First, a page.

What is hepatitis B?
Hepatitis B (HBV) is a serious viral infection of the liver. HBV can cause chronic infection, cirrhosis (scarring) of the liver, liver cancer, liver failure and death. It is estimated that 4,000 to 5,000 people die each year in the United States due to the complications of cirrhosis and liver cancer as a result of HBV.
How common is hepatitis B?
According to Centers for Disease Control and Prevention (CDC), it is estimated that 1 to 1.25 million people in the United States have chronic HBV. There are an estimated 140,000 to 320,000 new HBV infections each year in the United States.
How can I get hepatitis B?
HBV is found in transmittable levels in body fluids including:
- Vaginal secretions
HBV has also been found in low concentrations in other body fluids, though these fluids have NOT been associated with transmission:
- Breast milk
- Cerebrospinal fluid
HBV may be transmitted:
- Sexually (having unprotected sex with an infected person)
- Intravenously (sharing injecting drug needles or paraphernalia with an infected person)
- Neonatally (mother-to-child if the mother is infected with HBV)
HBV may also be transmitted in rare cases:
What are the signs or symptoms of hepatitis B?
- Horizontally (oral exposure to infected secretions such as saliva). Saliva can be a means of transmission through bites; however, other types of exposure to saliva, including kissing, are unlikely ways of transmission.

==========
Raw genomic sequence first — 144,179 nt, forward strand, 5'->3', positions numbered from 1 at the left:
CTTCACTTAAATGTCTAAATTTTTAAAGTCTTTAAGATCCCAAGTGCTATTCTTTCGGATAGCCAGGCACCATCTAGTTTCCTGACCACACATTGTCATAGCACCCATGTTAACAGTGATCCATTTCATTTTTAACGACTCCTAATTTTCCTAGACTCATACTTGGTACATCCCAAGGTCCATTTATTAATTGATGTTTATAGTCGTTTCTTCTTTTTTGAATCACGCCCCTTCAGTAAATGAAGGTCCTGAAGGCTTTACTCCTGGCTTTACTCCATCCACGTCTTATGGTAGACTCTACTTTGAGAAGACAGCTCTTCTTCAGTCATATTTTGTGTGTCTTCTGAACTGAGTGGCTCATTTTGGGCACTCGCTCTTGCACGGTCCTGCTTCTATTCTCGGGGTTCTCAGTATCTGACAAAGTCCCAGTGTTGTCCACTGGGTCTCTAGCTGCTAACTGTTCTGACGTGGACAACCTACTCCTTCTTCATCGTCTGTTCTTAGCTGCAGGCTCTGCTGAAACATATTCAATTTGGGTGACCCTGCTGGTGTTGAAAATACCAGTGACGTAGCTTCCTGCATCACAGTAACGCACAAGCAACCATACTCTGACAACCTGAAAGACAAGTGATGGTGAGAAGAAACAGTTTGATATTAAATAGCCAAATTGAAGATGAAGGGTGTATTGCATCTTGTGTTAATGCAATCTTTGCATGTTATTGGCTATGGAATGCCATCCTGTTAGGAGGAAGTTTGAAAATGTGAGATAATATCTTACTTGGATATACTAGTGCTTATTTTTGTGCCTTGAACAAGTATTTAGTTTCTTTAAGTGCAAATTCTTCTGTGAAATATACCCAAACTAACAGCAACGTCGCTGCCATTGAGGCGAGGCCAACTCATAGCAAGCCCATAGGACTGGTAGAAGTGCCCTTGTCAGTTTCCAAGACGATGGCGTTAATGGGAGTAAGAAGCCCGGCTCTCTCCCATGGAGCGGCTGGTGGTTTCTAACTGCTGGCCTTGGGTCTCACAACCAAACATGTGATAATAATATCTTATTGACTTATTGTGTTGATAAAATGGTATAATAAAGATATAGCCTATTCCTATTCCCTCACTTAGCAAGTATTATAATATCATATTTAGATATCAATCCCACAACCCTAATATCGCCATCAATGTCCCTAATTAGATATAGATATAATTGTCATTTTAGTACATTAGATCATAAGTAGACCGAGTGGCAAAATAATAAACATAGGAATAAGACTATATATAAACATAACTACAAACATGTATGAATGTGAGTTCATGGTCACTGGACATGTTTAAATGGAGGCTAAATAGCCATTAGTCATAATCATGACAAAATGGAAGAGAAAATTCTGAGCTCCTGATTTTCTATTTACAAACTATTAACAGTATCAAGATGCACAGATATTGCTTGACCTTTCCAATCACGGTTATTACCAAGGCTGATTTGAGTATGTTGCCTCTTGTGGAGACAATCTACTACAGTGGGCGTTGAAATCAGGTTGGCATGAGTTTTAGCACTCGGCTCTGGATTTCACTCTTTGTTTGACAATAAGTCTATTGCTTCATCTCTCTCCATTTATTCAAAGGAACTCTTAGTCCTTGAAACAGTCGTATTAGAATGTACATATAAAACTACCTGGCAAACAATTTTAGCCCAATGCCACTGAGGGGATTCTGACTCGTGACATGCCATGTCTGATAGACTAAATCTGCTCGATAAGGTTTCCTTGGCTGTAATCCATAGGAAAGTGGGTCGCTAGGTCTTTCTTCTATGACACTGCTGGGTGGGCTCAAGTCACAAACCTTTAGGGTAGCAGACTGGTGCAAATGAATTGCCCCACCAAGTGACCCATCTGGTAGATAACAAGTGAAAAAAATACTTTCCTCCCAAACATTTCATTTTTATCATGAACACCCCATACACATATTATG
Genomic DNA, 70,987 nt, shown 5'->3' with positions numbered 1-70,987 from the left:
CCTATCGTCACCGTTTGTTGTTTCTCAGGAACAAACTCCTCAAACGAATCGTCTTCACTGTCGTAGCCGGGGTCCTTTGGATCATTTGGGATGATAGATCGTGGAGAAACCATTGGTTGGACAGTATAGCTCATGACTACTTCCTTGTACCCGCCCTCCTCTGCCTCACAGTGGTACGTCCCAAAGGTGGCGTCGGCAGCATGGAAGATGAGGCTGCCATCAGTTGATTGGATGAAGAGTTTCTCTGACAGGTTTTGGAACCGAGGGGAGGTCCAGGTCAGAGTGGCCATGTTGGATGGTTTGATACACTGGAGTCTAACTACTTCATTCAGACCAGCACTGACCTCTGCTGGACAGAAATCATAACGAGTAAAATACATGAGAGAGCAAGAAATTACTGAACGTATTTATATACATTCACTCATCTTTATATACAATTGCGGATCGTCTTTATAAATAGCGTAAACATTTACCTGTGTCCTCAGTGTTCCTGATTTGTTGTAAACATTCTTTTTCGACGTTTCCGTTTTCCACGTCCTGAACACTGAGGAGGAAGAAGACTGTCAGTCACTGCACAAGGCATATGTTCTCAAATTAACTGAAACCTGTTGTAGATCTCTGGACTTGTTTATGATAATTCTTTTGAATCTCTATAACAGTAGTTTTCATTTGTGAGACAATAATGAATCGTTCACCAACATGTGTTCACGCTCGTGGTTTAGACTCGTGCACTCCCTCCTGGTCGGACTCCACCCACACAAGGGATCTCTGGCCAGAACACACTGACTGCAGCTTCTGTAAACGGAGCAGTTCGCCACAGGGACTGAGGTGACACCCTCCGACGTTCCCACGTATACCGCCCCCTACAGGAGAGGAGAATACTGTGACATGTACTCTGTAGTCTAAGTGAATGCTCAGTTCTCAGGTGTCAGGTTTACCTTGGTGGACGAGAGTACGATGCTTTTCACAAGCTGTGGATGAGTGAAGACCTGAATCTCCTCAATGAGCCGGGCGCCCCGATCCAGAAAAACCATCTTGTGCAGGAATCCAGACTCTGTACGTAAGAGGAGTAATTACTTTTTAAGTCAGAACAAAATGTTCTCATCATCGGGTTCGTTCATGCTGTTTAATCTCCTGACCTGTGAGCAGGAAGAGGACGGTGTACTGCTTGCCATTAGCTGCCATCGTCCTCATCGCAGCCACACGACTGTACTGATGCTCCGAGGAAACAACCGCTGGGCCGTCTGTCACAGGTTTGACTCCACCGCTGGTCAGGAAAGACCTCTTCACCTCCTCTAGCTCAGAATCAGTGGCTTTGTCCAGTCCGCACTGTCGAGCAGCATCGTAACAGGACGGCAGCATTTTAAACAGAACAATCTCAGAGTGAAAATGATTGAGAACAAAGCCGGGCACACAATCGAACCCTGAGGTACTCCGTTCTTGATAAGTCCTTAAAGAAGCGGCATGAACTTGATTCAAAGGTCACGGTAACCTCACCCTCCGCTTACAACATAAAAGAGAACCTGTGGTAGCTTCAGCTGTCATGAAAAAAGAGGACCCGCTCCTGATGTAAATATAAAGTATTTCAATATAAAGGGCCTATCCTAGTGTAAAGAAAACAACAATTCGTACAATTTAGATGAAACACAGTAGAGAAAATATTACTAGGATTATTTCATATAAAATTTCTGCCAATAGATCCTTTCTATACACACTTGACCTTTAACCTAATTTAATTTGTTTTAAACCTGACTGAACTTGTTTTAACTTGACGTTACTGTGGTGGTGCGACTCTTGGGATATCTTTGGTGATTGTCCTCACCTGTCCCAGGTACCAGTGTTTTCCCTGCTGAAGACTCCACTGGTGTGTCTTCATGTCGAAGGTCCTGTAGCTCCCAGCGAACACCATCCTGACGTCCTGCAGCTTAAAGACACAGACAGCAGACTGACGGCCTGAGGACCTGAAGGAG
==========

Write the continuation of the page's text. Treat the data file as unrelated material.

- Risk of transmission from blood transfusion is currently low in the United States since blood banks screen donated blood that appears to be infected. HBV is not spread through food or water or by casual contact.
Many adults have few or no symptoms. Symptoms may include:
- Anorexia (loss of appetite)
- Nausea and vomiting
- Abdominal pain
- Dark urine
- Jaundice (yellowing of the skin and eyes)
- Rash or arthritis may occur during the prodromal or early acute stage.
How can I find out if I have hepatitis B?
Your health care provider can confirm HBV by using a special blood test to detect HBV particles or antibodies in the blood.
If your health care provider thinks you may have chronic HBV, other tests, like ultrasound or liver biopsy, may be needed.
Considerations for confirmatory testing one to two months after receiving the hepatitis B vaccine (three shot series) should be made if:
- A sex partner has chronic hepatitis B.
- The immune system is not working (for instance, if someone has AIDS).
- A person has a job that exposes them to human blood.
Babies born to infected mothers should get blood tests at aged 9 to 15 months to be certain that the vaccine worked well and that the mother did not pass HBV to her baby during birth.